The only reference to the prophet Jonah outside of the book bearing his name is in the book of Kings, with a brief mention regarding a prophecy related to the expansion of Israel’s borders during the reign of Jeroboam II.

[Jeroboam II] restored the border of Israel from Lebo-hamath as far as the Sea of the Arabah, according to the word of the LORD, the God of Israel, which he spoke by his servant Jonah son of Amittai, the prophet, who was from Gath-hepher. For the LORD saw that the distress of Israel was very bitter; there was no one left, bond or free, and no one to help Israel. But the LORD had not said that he would blot out the name of Israel from under heaven, so he saved them by the hand of Jeroboam son of Joash.

(2 Kings 14:25-27)
Melozzo da forlì, The Prophet Amos, Santuario della Santa Casa (Loreto) Sacristy of Saint Mark, c. 1477

We can infer from this account in Kings that some unnamed person, or persons, was claiming that the name of Israel would be eradicated, presumably as a result of the “distress” the nation was suffering (and several scholars read this as evidence of a prophetic word contradicting that of Jonah). This is the same kind of language that is used repeatedly throughout the Hebrew Bible to describe an attack or invasion by a foreign power, and as the Assyrian empire was expanding at this time we can reasonably presume the threat was coming from that direction. Jonah’s message was that rather than being eradicated the nation would actually expand their borders. However, another voice was claiming that Israel would be defeated, and this voice was either loud enough, or authoritative enough, that the writer of Kings felt it was important to mention. The most interesting thing here, at least to me, is that we may possibly be able to identify the source of the contradictory message that Israel would be “blotted out.”

A contemporary of Jonah and Jeroboam II was the prophet Amos (the book bearing his name begins by telling us that he lived “in the days of King Jeroboam son of Joash of Israel” Amos 1:1). Interestingly, Amos prophesied quite specifically that “Jeroboam shall die by the sword, and Israel must go into exile away from his land” (Amos 7:11). Two things are certain by comparing the accounts in Kings and Amos: Jonah prophesied about Jeroboam II’s military success and the prophet Amos prophesied of his defeat. It is true that Israel eventually went into exile, but not during the reign of Jeroboam II. There also is nothing in the historical records to suggest that Jeroboam died “by the sword.” Jonah’s prediction, on the other hand, came true, according to the writer of 2 Kings.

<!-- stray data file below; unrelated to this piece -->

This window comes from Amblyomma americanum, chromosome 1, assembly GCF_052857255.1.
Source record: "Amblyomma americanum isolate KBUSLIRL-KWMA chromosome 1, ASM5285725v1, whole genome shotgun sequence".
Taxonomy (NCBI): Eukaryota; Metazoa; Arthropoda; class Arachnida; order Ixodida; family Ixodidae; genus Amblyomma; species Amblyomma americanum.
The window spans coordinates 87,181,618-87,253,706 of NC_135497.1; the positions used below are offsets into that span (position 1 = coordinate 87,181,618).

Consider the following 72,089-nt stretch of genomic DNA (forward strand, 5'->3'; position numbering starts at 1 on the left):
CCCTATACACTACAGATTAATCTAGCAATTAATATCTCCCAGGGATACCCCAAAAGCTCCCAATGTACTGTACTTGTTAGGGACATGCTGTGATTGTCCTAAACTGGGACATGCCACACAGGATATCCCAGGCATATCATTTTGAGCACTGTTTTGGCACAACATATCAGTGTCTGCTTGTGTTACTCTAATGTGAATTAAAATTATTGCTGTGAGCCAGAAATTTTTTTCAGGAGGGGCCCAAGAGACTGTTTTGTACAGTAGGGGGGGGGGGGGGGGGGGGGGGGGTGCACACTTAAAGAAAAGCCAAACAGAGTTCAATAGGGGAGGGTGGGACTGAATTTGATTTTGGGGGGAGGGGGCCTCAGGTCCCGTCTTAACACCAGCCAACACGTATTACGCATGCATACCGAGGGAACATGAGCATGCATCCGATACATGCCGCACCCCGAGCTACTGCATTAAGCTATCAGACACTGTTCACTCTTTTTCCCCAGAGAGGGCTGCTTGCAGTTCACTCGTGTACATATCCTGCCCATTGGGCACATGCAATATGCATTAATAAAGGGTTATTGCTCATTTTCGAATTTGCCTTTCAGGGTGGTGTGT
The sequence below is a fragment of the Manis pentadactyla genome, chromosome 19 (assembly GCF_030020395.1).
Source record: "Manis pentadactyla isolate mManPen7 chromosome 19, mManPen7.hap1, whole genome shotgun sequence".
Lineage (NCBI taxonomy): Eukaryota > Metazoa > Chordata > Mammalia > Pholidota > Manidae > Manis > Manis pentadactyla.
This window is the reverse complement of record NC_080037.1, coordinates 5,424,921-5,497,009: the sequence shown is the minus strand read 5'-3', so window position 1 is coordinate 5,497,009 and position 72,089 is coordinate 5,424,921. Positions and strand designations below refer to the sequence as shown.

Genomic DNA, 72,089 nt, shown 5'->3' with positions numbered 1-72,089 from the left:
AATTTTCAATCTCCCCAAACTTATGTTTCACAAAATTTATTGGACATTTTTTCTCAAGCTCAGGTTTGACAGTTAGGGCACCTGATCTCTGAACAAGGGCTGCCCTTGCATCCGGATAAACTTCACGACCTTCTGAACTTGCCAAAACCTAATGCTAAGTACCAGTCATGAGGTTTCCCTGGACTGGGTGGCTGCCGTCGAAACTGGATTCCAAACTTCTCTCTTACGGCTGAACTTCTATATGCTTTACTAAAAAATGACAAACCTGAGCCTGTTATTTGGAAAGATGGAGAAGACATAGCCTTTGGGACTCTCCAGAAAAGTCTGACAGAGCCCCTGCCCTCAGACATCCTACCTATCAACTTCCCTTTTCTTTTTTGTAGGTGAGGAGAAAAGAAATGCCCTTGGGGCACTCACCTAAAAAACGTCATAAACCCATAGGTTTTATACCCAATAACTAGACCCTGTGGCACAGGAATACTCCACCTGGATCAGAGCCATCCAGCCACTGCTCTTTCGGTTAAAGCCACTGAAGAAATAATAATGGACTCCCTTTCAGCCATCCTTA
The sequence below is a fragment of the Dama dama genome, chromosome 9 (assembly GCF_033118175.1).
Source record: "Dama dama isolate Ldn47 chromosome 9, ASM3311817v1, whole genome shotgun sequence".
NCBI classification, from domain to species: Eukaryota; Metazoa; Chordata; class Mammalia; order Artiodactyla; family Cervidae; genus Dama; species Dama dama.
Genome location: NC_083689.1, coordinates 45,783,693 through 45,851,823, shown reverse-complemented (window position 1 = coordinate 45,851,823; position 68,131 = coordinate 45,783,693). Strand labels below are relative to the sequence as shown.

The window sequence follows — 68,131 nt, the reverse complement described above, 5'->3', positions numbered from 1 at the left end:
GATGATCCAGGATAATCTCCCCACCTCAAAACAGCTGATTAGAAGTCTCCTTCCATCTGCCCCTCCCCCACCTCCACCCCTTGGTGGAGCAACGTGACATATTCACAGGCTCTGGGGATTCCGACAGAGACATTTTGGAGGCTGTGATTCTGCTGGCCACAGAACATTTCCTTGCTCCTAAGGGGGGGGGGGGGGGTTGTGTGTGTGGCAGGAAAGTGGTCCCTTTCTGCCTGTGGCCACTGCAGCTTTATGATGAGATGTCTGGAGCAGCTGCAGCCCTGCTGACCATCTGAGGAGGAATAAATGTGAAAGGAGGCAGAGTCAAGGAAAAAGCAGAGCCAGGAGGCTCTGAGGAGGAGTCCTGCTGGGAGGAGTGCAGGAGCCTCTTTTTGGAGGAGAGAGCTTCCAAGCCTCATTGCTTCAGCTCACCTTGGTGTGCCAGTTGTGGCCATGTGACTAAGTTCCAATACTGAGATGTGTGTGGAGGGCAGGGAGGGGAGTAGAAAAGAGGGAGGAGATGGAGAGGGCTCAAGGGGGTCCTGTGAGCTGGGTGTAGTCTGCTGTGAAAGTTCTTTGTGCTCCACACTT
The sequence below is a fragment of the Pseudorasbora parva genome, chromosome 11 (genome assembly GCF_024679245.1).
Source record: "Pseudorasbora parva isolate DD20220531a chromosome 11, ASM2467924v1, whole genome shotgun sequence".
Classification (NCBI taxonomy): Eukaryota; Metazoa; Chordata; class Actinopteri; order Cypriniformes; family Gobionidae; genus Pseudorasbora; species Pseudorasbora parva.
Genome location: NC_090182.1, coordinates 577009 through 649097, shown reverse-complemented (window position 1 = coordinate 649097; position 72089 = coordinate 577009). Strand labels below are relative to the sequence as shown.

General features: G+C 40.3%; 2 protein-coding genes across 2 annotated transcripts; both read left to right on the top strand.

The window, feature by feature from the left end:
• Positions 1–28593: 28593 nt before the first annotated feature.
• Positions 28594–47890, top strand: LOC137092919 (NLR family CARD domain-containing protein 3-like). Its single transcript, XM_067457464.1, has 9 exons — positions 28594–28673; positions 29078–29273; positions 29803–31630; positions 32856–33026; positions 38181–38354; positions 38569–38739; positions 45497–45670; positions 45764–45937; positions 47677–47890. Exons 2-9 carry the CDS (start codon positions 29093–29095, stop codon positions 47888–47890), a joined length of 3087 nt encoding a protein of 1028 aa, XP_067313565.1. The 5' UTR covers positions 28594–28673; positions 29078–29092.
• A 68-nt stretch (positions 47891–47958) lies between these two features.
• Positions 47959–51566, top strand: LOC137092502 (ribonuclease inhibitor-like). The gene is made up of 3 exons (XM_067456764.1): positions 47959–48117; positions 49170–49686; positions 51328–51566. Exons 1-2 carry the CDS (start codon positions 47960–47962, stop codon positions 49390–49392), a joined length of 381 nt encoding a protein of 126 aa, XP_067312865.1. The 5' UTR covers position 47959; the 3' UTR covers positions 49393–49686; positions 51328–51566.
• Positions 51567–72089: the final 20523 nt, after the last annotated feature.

So here we have two biblical prophets making contradictory claims about the success or defeat of the king of Israel. The message of one comes true while the other is proven wrong by history. It might seem extraordinary that the messages of both prophets were preserved, and books bearing both their names – Jonah and Amos – are found together in “the book of the Twelve” (as it is known in the Hebrew Bible, or “the minor prophets” in Christian Bibles). Technically, according to the definition of a “false prophet” in Deuteronomy 18:22, we could argue that Amos was a “failed” prophet as his prediction was not fulfilled.[1] However, the fact that his message was preserved in the Bible suggests that the people who first compiled the Hebrew Bible (or ‘Old Testament’) were less concerned about whether a prophet’s predictions came true or not, and were more concerned about the moral implications of their message, and whether or not they were able to persuade the community to change for the better.

The fact that Amos’s predictions about Jeroboam II and Israel were not fulfilled does not disqualify them from inclusion in the Bible. This suggests to me that books like “the Twelve,” and probably others, were part of a dialogue, with conflicting views and opposing voices, and we should not expect the Bible to present a consistent theme or message. It is more important to understand the conversation, to listen to the different voices, to consider the process and the outcomes, than to try to find a consistent message. There is a lesson here, I think, for those people who believe the Bible is “inerrant,” without error, infallible in every word, and that it contains no contradictions. It seems obvious to me that the people who first preserved all the books of the Bible into a single collection weren’t trying to avoid contradictions, and they weren’t concerned about eliminating or covering up historical inaccuracies. They felt no need to “fix” the mistakes of some of the biblical writers. What was apparently most important to them was to preserve the conversation, no doubt with a view to continuing the dialogue. That’s also why we will be disappointed if we look to the Bible for the answer to all of life’s questions. Rather than providing answers, the Bible preserves the questions and discussions of ancient communities, and sometimes the contradictory ideas that they developed in an effort to explain the issues which faced them. For me, reading the Bible as a record of these conversations makes it much more fascinating, and valuable, than trying to read it as an answer to all life’s questions and being disappointed when I don’t find them.


[1] Deuteronomy 18:22 says: “when a prophet speaks in the name of the LORD, if the word does not come to pass or come true, that is a word that the LORD has not spoken; the prophet has spoken it presumptuously. You need not be afraid of him.”